How to hold the line on affordable housing has been one of the most vexing questions facing city officials and residents, especially for the 1 million rent-stabilized apartments in the five boroughs. One year after the Rent Guidelines Board enacted an historic rent freeze, officials are looking to allow for some increase.

On June 27, the RGB board will take a final vote on a proposal that would allow one-year leases to stay at current rates or incur up to a 2 percent rent increase, while two-year leases would be subject to rent increases between .5 percent and 3.5 percent.

The Rent Guidelines Board, which consists of nine members who serve at the discretion of Mayor Bill de Blasio, voted 5-4 on that proposal. Led by Kathleen Roberts, a former United States magistrate judge chosen by de Blasio appointed to chair the board, the board incurred pushback from tenant groups who say the proposed percentage increase range is too high. Some tenants’ advocates were seeking another rent freeze or, more significant, rent rollbacks.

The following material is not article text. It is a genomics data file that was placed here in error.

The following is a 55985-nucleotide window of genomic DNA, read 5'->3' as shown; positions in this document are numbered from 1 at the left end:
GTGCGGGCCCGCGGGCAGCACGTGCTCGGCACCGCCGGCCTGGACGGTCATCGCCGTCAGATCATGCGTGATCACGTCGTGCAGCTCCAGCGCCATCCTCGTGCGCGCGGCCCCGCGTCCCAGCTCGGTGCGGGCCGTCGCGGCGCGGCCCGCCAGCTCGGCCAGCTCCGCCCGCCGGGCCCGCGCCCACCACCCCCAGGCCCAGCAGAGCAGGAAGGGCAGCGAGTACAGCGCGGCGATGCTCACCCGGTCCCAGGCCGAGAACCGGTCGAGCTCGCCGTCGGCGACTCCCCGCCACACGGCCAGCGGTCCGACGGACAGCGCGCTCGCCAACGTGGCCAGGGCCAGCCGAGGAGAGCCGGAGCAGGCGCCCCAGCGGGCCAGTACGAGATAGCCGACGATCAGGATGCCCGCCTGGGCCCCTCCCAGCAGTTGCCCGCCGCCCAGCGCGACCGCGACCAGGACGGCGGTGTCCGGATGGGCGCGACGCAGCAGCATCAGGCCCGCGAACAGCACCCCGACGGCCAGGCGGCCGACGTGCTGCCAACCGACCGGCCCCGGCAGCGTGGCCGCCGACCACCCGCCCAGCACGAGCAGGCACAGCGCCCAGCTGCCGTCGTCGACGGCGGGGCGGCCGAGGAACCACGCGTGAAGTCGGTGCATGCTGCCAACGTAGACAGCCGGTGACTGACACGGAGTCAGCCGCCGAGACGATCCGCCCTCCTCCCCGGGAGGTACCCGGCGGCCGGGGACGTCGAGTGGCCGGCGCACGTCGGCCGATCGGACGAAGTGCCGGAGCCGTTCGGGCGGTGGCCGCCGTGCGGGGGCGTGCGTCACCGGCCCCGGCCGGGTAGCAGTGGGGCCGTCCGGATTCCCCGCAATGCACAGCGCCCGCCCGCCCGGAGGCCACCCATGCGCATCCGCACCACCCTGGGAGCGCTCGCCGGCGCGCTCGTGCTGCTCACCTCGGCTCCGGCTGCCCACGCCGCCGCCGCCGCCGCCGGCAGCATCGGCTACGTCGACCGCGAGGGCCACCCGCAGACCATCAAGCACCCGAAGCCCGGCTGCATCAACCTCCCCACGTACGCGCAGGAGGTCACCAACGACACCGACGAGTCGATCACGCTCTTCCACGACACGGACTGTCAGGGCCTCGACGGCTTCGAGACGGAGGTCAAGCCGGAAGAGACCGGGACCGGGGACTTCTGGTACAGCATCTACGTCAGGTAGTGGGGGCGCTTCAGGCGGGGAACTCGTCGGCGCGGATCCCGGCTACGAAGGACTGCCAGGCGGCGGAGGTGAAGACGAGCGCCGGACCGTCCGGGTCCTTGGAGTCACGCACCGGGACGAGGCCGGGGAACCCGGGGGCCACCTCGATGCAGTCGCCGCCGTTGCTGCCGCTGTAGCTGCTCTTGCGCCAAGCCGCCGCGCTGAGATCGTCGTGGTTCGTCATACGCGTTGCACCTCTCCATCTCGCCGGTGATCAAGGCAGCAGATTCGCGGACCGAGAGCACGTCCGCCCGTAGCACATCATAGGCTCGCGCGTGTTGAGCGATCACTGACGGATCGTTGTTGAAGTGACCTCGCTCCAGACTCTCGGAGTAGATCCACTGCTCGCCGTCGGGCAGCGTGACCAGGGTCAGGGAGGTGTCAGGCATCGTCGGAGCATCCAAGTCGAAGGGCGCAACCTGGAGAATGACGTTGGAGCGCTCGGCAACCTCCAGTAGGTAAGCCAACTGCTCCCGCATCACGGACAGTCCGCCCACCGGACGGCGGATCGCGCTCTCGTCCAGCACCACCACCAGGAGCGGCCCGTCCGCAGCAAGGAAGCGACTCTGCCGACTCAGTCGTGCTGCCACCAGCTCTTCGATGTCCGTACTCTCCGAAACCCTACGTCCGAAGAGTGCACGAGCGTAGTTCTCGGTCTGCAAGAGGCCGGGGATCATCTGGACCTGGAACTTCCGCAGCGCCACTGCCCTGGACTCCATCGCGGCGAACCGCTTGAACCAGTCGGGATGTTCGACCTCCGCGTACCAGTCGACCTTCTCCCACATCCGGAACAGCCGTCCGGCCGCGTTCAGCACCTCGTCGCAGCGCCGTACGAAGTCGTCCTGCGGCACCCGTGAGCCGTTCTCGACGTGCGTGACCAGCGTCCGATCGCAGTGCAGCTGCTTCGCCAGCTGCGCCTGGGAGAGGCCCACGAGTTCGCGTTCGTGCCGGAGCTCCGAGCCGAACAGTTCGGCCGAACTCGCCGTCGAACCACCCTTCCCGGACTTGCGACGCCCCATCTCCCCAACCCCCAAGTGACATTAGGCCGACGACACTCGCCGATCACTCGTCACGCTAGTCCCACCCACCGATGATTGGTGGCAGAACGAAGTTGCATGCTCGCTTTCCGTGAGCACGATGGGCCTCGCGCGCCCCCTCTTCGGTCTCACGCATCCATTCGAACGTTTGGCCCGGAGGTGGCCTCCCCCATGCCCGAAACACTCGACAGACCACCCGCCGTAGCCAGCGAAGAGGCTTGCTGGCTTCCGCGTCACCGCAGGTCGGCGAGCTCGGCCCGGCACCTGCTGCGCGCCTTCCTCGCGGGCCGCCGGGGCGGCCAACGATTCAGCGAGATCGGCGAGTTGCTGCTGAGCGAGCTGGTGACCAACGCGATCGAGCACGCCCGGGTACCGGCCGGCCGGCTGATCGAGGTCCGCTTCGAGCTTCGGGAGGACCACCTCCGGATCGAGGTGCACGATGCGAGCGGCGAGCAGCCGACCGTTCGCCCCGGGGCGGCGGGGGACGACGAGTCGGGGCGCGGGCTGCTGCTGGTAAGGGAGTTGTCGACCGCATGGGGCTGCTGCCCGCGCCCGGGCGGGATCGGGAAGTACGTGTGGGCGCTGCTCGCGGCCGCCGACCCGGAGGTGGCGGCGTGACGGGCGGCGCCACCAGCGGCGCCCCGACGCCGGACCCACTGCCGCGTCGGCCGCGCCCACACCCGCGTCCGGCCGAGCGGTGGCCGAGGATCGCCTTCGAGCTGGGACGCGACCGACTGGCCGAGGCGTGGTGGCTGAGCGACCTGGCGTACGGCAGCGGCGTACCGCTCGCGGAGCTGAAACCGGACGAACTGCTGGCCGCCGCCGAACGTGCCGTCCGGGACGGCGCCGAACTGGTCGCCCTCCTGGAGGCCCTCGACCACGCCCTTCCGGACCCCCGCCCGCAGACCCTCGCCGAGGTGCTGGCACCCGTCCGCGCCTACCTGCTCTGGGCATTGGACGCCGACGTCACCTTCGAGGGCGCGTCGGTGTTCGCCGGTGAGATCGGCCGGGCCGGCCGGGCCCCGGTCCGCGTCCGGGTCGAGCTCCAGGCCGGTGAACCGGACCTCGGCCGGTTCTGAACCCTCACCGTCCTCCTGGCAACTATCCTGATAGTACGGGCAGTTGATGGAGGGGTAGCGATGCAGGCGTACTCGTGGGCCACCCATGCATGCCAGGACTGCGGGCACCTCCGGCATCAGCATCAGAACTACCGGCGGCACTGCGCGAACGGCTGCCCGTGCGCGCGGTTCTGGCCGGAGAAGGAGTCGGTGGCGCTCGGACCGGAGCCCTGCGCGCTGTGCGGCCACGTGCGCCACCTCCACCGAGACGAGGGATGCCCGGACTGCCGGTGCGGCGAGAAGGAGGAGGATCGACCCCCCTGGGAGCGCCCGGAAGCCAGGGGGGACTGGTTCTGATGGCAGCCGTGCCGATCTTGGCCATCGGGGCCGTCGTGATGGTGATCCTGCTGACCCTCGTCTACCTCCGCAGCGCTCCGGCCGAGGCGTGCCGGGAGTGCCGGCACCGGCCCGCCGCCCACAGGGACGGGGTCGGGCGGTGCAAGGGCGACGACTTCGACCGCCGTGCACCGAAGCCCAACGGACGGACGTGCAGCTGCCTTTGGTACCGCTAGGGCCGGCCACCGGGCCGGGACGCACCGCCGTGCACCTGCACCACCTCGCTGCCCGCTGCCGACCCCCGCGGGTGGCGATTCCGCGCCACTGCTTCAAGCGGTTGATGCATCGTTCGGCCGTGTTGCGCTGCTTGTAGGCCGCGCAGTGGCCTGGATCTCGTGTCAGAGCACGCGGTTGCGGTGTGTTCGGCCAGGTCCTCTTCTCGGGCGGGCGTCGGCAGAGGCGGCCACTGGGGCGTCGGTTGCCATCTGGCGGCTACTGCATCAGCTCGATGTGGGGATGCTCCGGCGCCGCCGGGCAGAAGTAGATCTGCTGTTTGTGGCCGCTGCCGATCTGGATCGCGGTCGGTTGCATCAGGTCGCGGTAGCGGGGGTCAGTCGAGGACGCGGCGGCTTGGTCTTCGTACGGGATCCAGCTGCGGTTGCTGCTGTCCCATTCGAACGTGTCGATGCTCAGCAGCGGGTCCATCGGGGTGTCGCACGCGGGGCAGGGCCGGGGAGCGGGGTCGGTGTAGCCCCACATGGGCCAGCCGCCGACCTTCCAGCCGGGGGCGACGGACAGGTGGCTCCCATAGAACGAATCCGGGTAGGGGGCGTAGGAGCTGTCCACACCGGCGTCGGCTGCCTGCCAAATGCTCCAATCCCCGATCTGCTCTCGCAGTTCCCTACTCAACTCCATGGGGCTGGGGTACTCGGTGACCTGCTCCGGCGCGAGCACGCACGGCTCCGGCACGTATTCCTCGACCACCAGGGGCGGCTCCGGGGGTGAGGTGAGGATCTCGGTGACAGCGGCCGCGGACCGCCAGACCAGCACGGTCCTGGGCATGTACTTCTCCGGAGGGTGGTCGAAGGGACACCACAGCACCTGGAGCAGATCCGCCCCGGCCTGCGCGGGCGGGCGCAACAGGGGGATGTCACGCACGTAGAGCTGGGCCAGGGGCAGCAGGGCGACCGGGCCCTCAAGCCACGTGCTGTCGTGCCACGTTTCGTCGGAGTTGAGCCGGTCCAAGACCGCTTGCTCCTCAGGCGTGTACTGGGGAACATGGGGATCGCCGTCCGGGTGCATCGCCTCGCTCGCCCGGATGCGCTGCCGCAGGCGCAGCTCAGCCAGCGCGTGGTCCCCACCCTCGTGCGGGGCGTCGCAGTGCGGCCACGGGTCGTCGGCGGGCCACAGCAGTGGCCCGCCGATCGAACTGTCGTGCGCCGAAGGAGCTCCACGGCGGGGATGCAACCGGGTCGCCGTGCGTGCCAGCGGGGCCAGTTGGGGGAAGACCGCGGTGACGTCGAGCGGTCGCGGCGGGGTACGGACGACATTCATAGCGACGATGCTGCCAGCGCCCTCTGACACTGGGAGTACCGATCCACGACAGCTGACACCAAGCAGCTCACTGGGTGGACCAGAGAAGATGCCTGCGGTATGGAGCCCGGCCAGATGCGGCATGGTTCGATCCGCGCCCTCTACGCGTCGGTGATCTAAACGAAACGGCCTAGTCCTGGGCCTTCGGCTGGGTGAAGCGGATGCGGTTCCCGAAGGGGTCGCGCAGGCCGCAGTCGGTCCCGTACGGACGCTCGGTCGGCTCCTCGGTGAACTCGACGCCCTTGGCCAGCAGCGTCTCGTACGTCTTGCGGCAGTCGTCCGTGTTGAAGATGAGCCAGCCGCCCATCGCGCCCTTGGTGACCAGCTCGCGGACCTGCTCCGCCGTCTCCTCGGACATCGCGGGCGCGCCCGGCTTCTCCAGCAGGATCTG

Meanwhile, representatives of landlord groups were seeking hikes of 4-to-6-percent on rent stabilized apartments. The board will hold five public hearings starting June 9 in Queens, Brooklyn, the Bronx and Manhattan. The debates should be intense, as landlords and building owners seek revenue to maintain buildings and pay taxes, while tenants seek security in one of the country’s most expensive real estate rental market.